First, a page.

However, Gradalis ultimately aims to develop the stathmin-1 drug as an intravenously administered therapy, Haselwood noted. Once the ongoing phase I trial concludes this year, the company expects to launch a phase Ib trial that will examine the IV formulation's safety and tolerability, and then move into phase II efficacy studies, he said.

Should the phase Ib prove successful, Gradalis plans to move two additional IV-administered bi-functional shRNA drugs into the clinic. The first targets pancreatic and duodenal homeobox factor, or PDX-1, which is involved in pancreatic development and differentiation. According to Gradalis, over-expression of PDX-1 in pancreatic acinar cells results in acinar to ductal cell metaplasia, and is known to occur in a variety of other cancers.

The second targets K-RAS, a gene involved in tissue signaling but which is mutated in many cancers. According to Haselwood, this program is expected to be the first in which Gradalis explores a multiple gene-knockdown approach, combining shRNAs against up to five different K-RAS mutations into a single agent.

“An initial drug candidate in K-RAS would likely target a single, well-established mutation,” he explained, but a final product would likely have multiple targets.

Haselwood added that, in addition to its in-house liposome delivery vehicles, Gradalis also acquired from GeneExcel reversible masking and targeted delivery technologies that help the drug reach its target tissue and avoid clearance from the bloodstream, and which are incorporated into the company's drug candidates.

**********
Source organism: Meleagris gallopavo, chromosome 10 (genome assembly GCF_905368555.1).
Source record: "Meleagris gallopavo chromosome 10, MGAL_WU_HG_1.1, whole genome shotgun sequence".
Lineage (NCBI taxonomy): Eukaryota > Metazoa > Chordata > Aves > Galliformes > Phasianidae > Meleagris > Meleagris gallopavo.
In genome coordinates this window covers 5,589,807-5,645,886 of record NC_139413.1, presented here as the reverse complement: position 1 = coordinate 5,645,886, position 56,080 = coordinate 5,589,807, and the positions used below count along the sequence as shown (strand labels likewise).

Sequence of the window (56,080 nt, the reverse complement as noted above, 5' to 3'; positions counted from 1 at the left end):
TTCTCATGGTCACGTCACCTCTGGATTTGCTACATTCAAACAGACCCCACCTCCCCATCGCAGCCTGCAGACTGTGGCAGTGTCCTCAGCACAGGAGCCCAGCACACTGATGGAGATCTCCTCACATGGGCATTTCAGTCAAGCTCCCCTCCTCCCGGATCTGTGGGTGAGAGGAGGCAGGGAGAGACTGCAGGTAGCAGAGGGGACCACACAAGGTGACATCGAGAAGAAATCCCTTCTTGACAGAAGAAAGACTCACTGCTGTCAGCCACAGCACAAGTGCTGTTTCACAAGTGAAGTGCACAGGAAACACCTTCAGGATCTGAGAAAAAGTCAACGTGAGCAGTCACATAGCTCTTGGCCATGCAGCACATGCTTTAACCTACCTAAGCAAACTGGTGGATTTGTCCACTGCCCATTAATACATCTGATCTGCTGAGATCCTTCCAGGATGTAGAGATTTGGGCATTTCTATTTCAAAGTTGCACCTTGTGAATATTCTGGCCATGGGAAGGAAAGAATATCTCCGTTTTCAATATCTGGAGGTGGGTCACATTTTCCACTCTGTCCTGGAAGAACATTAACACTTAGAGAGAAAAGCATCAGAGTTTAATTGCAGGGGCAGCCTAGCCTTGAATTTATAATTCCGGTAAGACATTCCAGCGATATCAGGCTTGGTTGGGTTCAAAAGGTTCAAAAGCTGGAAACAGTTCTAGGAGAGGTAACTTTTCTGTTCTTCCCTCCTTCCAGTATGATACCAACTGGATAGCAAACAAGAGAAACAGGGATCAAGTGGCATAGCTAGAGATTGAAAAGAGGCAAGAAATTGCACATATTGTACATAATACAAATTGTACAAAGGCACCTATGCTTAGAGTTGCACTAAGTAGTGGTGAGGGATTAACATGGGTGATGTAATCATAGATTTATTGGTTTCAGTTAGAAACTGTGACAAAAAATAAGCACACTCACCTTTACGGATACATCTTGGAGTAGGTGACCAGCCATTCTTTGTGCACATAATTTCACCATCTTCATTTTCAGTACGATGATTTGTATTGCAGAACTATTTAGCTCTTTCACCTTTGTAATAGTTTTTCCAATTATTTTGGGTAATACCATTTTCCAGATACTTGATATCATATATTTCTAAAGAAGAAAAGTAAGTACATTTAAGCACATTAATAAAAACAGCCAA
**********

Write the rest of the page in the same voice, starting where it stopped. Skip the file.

In 2010, GeneExcel founder and Baylor College of Medicine researcher Nancy Templeton published a report in Gene Therapy describing the use of these approaches to enhance the transfection efficacy of GeneExcel's delivery liposomes in vivo.

More recent data on the technologies, generated in a National Institutes of Health-sponsored study, are slated for publication, he noted.

Though Gradalis is still in the process of generating the clinical data that will be central to its effort to secure partnerships, one aspect of its business it feels is already well established is its intellectual property portfolio.

Earlier this year, the US Patent and Trademark Office issued the company a patent on the bi-functional shRNAs, which Haselwood said was an important validation of the uniqueness of the technology.

The patent, No. 8,252,526, is entitled “shRNA Molecules and Methods of Use.”.

Notably, expressed RNAi firm Benitec has publicly stated that Gradalis is using its own patented technology with its product candidates, namely the FANG vaccine. However, Haselwood pointed out that Gradalis currently does not have any business relationship with Benitec.

At the same time, Gradalis believes that it has the freedom to operate based on its existing IP, he said.

“We are always mindful ... of other people's intellectual property,” Haselwood added. However, “we have not felt the need at this point to license any additional technology ... when it comes to interfering RNA.”

Still, “should the need arise ... [licensing] would be something we'd obviously look at,” he added. "We're open to working with anybody.”